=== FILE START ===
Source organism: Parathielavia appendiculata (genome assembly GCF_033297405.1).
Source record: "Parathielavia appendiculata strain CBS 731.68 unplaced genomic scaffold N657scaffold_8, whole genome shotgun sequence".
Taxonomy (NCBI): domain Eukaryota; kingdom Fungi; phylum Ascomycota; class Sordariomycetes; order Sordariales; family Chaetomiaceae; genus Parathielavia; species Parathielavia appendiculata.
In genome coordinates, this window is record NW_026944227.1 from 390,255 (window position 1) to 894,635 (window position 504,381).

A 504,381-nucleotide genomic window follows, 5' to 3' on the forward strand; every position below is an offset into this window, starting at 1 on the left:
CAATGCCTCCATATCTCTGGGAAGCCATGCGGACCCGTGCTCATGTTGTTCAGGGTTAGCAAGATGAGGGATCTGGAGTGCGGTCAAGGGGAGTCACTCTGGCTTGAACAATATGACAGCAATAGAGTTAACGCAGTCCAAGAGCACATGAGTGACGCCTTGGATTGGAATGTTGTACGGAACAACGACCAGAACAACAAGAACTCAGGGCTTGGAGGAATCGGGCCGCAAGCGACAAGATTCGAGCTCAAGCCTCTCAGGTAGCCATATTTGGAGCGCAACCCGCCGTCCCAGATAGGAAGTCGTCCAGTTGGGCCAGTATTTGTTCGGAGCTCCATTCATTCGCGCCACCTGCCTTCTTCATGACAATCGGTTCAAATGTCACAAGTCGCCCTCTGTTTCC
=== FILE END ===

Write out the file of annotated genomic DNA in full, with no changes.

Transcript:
Source organism: Parathielavia appendiculata (genome assembly GCF_033297405.1).
Source record: "Parathielavia appendiculata strain CBS 731.68 unplaced genomic scaffold N657scaffold_8, whole genome shotgun sequence".
Taxonomy (NCBI): domain Eukaryota; kingdom Fungi; phylum Ascomycota; class Sordariomycetes; order Sordariales; family Chaetomiaceae; genus Parathielavia; species Parathielavia appendiculata.
In genome coordinates, this window is record NW_026944227.1 from 390,255 (window position 1) to 894,635 (window position 504,381).

A 504,381-nucleotide genomic window follows, 5' to 3' on the forward strand; every position below is an offset into this window, starting at 1 on the left:
CAATGCCTCCATATCTCTGGGAAGCCATGCGGACCCGTGCTCATGTTGTTCAGGGTTAGCAAGATGAGGGATCTGGAGTGCGGTCAAGGGGAGTCACTCTGGCTTGAACAATATGACAGCAATAGAGTTAACGCAGTCCAAGAGCACATGAGTGACGCCTTGGATTGGAATGTTGTACGGAACAACGACCAGAACAACAAGAACTCAGGGCTTGGAGGAATCGGGCCGCAAGCGACAAGATTCGAGCTCAAGCCTCTCAGGTAGCCATATTTGGAGCGCAACCCGCCGTCCCAGATAGGAAGTCGTCCAGTTGGGCCAGTATTTGTTCGGAGCTCCATTCATTCGCGCCACCTGCCTTCTTCATGACAATCGGTTCAAATGTCACAAGTCGCCCTCTGTTTCC